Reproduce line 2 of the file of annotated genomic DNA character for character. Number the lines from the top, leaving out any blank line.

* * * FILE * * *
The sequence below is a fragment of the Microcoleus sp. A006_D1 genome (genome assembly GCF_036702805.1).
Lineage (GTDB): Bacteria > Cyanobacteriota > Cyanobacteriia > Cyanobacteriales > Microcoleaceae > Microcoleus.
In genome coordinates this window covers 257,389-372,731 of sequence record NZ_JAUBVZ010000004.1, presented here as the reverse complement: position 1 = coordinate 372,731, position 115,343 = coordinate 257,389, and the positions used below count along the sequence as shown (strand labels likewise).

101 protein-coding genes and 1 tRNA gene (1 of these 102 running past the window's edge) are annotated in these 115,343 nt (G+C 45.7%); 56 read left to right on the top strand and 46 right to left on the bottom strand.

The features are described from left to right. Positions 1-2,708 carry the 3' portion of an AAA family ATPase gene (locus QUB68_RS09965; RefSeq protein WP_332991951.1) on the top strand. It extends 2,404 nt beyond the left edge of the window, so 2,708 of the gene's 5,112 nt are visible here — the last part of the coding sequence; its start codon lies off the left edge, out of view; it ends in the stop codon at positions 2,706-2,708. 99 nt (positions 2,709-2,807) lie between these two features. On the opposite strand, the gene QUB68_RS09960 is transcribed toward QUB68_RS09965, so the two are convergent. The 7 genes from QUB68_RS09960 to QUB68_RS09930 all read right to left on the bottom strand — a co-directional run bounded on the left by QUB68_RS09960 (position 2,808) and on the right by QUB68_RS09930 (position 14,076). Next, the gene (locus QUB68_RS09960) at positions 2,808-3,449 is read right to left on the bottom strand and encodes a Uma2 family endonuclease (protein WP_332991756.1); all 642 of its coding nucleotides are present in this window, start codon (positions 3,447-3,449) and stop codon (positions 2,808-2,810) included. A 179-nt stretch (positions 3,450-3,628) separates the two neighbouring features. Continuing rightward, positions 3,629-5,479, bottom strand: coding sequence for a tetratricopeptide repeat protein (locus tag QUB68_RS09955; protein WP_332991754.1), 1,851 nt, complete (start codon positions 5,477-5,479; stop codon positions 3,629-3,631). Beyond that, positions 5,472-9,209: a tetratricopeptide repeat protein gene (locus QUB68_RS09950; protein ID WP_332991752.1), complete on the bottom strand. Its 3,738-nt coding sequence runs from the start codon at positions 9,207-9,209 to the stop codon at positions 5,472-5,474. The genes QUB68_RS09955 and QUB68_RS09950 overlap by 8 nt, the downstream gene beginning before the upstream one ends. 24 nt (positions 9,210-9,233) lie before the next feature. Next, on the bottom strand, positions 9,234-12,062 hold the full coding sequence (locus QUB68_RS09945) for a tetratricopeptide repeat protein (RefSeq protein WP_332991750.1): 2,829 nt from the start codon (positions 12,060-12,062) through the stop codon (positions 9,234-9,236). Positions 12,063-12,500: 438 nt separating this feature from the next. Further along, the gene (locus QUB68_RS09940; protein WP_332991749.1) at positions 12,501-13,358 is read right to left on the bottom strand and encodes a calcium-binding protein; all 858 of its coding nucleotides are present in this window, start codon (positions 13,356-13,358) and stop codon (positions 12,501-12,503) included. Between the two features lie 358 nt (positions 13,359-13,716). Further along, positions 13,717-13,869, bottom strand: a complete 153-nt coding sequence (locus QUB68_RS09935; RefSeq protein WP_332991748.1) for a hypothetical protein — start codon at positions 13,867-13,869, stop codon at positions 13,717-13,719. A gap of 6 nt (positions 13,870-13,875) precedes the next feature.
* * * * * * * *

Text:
Lineage (GTDB): Bacteria > Cyanobacteriota > Cyanobacteriia > Cyanobacteriales > Microcoleaceae > Microcoleus.